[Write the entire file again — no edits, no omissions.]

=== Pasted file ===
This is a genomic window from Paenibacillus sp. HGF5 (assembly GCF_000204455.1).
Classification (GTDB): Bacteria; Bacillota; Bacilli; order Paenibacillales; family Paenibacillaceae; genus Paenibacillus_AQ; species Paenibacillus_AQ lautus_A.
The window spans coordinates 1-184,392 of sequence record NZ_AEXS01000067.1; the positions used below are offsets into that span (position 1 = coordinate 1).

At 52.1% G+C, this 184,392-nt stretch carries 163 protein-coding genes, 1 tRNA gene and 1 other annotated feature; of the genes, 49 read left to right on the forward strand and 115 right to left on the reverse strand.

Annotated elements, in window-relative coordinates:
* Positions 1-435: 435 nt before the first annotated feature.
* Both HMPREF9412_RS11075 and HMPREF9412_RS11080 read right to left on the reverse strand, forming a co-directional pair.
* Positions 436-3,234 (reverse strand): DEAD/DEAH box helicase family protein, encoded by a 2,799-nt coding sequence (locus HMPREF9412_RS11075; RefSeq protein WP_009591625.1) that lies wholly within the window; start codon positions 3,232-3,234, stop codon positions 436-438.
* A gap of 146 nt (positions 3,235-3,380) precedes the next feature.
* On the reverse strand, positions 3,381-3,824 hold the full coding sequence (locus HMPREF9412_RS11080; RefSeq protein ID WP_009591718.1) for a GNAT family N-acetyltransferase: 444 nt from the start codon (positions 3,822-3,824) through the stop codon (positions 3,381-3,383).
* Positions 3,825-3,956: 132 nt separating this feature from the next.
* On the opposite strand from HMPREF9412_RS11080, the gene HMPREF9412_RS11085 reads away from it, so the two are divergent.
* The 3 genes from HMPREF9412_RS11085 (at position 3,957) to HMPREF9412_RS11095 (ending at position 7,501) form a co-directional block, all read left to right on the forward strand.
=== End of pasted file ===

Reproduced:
This is a genomic window from Paenibacillus sp. HGF5 (assembly GCF_000204455.1).
Classification (GTDB): Bacteria; Bacillota; Bacilli; order Paenibacillales; family Paenibacillaceae; genus Paenibacillus_AQ; species Paenibacillus_AQ lautus_A.
The window spans coordinates 1-184,392 of sequence record NZ_AEXS01000067.1; the positions used below are offsets into that span (position 1 = coordinate 1).

At 52.1% G+C, this 184,392-nt stretch carries 163 protein-coding genes, 1 tRNA gene and 1 other annotated feature; of the genes, 49 read left to right on the forward strand and 115 right to left on the reverse strand.

Annotated elements, in window-relative coordinates:
* Positions 1-435: 435 nt before the first annotated feature.
* Both HMPREF9412_RS11075 and HMPREF9412_RS11080 read right to left on the reverse strand, forming a co-directional pair.
* Positions 436-3,234 (reverse strand): DEAD/DEAH box helicase family protein, encoded by a 2,799-nt coding sequence (locus HMPREF9412_RS11075; RefSeq protein WP_009591625.1) that lies wholly within the window; start codon positions 3,232-3,234, stop codon positions 436-438.
* A gap of 146 nt (positions 3,235-3,380) precedes the next feature.
* On the reverse strand, positions 3,381-3,824 hold the full coding sequence (locus HMPREF9412_RS11080; RefSeq protein ID WP_009591718.1) for a GNAT family N-acetyltransferase: 444 nt from the start codon (positions 3,822-3,824) through the stop codon (positions 3,381-3,383).
* Positions 3,825-3,956: 132 nt separating this feature from the next.
* On the opposite strand from HMPREF9412_RS11080, the gene HMPREF9412_RS11085 reads away from it, so the two are divergent.
* The 3 genes from HMPREF9412_RS11085 (at position 3,957) to HMPREF9412_RS11095 (ending at position 7,501) form a co-directional block, all read left to right on the forward strand.